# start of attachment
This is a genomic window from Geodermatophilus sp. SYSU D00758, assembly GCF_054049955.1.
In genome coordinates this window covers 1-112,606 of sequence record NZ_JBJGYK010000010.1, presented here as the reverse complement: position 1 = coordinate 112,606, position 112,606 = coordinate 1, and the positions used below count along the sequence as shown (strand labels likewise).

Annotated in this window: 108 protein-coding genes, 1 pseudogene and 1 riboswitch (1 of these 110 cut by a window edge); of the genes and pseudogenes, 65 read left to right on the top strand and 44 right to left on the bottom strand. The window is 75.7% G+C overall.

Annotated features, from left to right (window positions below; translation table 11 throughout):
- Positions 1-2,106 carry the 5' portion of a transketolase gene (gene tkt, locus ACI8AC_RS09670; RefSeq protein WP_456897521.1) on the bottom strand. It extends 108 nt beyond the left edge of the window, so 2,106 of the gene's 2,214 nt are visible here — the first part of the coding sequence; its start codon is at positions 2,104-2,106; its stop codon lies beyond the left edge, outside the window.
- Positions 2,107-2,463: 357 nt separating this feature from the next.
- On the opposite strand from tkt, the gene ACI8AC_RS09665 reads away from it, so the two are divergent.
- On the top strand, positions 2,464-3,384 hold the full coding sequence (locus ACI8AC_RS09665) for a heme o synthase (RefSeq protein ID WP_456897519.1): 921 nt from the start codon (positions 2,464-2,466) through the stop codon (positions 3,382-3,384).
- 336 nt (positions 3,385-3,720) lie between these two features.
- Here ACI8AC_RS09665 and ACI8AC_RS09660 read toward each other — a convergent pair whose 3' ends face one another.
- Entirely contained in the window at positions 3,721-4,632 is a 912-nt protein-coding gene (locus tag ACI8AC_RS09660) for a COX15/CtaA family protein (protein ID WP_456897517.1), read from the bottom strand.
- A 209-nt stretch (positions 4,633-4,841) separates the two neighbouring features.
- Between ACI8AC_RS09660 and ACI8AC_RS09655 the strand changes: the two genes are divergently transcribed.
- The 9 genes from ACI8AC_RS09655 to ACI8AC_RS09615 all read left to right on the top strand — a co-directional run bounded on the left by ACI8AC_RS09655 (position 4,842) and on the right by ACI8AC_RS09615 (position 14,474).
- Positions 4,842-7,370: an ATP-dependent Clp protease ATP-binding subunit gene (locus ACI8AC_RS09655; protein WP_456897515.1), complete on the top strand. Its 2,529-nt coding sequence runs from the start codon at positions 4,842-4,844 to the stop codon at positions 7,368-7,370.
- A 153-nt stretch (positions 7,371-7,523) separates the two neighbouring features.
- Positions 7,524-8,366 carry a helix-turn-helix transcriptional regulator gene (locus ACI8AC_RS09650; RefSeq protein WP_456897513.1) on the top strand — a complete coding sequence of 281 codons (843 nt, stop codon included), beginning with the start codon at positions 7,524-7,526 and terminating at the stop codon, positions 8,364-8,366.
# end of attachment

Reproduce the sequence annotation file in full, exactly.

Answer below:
This is a genomic window from Geodermatophilus sp. SYSU D00758, assembly GCF_054049955.1.
In genome coordinates this window covers 1-112,606 of sequence record NZ_JBJGYK010000010.1, presented here as the reverse complement: position 1 = coordinate 112,606, position 112,606 = coordinate 1, and the positions used below count along the sequence as shown (strand labels likewise).

Annotated in this window: 108 protein-coding genes, 1 pseudogene and 1 riboswitch (1 of these 110 cut by a window edge); of the genes and pseudogenes, 65 read left to right on the top strand and 44 right to left on the bottom strand. The window is 75.7% G+C overall.

Annotated features, from left to right (window positions below; translation table 11 throughout):
- Positions 1-2,106 carry the 5' portion of a transketolase gene (gene tkt, locus ACI8AC_RS09670; RefSeq protein WP_456897521.1) on the bottom strand. It extends 108 nt beyond the left edge of the window, so 2,106 of the gene's 2,214 nt are visible here — the first part of the coding sequence; its start codon is at positions 2,104-2,106; its stop codon lies beyond the left edge, outside the window.
- Positions 2,107-2,463: 357 nt separating this feature from the next.
- On the opposite strand from tkt, the gene ACI8AC_RS09665 reads away from it, so the two are divergent.
- On the top strand, positions 2,464-3,384 hold the full coding sequence (locus ACI8AC_RS09665) for a heme o synthase (RefSeq protein ID WP_456897519.1): 921 nt from the start codon (positions 2,464-2,466) through the stop codon (positions 3,382-3,384).
- 336 nt (positions 3,385-3,720) lie between these two features.
- Here ACI8AC_RS09665 and ACI8AC_RS09660 read toward each other — a convergent pair whose 3' ends face one another.
- Entirely contained in the window at positions 3,721-4,632 is a 912-nt protein-coding gene (locus tag ACI8AC_RS09660) for a COX15/CtaA family protein (protein ID WP_456897517.1), read from the bottom strand.
- A 209-nt stretch (positions 4,633-4,841) separates the two neighbouring features.
- Between ACI8AC_RS09660 and ACI8AC_RS09655 the strand changes: the two genes are divergently transcribed.
- The 9 genes from ACI8AC_RS09655 to ACI8AC_RS09615 all read left to right on the top strand — a co-directional run bounded on the left by ACI8AC_RS09655 (position 4,842) and on the right by ACI8AC_RS09615 (position 14,474).
- Positions 4,842-7,370: an ATP-dependent Clp protease ATP-binding subunit gene (locus ACI8AC_RS09655; protein WP_456897515.1), complete on the top strand. Its 2,529-nt coding sequence runs from the start codon at positions 4,842-4,844 to the stop codon at positions 7,368-7,370.
- A 153-nt stretch (positions 7,371-7,523) separates the two neighbouring features.
- Positions 7,524-8,366 carry a helix-turn-helix transcriptional regulator gene (locus ACI8AC_RS09650; RefSeq protein WP_456897513.1) on the top strand — a complete coding sequence of 281 codons (843 nt, stop codon included), beginning with the start codon at positions 7,524-7,526 and terminating at the stop codon, positions 8,364-8,366.